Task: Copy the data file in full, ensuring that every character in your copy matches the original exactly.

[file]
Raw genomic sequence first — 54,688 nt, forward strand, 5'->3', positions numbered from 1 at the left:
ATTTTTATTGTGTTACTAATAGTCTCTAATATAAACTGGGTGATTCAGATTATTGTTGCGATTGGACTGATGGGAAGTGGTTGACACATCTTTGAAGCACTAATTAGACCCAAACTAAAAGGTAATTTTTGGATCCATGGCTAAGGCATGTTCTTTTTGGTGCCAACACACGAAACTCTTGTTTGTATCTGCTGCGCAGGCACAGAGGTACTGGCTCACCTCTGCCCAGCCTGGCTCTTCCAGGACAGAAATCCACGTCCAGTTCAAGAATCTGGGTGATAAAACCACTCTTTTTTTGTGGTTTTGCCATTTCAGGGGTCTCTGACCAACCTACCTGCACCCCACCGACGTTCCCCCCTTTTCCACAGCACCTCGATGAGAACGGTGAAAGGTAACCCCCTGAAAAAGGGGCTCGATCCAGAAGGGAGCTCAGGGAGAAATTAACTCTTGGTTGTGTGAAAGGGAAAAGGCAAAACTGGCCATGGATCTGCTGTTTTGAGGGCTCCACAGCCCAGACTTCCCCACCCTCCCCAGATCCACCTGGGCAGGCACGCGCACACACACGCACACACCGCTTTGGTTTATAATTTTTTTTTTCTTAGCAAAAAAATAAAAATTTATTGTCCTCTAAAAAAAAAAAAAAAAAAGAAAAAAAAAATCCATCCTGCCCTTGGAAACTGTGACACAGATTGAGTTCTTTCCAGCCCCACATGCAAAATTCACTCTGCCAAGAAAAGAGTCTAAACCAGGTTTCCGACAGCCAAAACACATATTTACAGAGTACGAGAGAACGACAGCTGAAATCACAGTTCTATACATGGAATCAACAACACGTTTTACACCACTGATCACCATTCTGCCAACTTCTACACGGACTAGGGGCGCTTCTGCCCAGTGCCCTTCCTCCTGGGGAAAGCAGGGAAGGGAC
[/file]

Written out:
Raw genomic sequence first — 54,688 nt, forward strand, 5'->3', positions numbered from 1 at the left:
ATTTTTATTGTGTTACTAATAGTCTCTAATATAAACTGGGTGATTCAGATTATTGTTGCGATTGGACTGATGGGAAGTGGTTGACACATCTTTGAAGCACTAATTAGACCCAAACTAAAAGGTAATTTTTGGATCCATGGCTAAGGCATGTTCTTTTTGGTGCCAACACACGAAACTCTTGTTTGTATCTGCTGCGCAGGCACAGAGGTACTGGCTCACCTCTGCCCAGCCTGGCTCTTCCAGGACAGAAATCCACGTCCAGTTCAAGAATCTGGGTGATAAAACCACTCTTTTTTTGTGGTTTTGCCATTTCAGGGGTCTCTGACCAACCTACCTGCACCCCACCGACGTTCCCCCCTTTTCCACAGCACCTCGATGAGAACGGTGAAAGGTAACCCCCTGAAAAAGGGGCTCGATCCAGAAGGGAGCTCAGGGAGAAATTAACTCTTGGTTGTGTGAAAGGGAAAAGGCAAAACTGGCCATGGATCTGCTGTTTTGAGGGCTCCACAGCCCAGACTTCCCCACCCTCCCCAGATCCACCTGGGCAGGCACGCGCACACACACGCACACACCGCTTTGGTTTATAATTTTTTTTTTCTTAGCAAAAAAATAAAAATTTATTGTCCTCTAAAAAAAAAAAAAAAAAAGAAAAAAAAAATCCATCCTGCCCTTGGAAACTGTGACACAGATTGAGTTCTTTCCAGCCCCACATGCAAAATTCACTCTGCCAAGAAAAGAGTCTAAACCAGGTTTCCGACAGCCAAAACACATATTTACAGAGTACGAGAGAACGACAGCTGAAATCACAGTTCTATACATGGAATCAACAACACGTTTTACACCACTGATCACCATTCTGCCAACTTCTACACGGACTAGGGGCGCTTCTGCCCAGTGCCCTTCCTCCTGGGGAAAGCAGGGAAGGGAC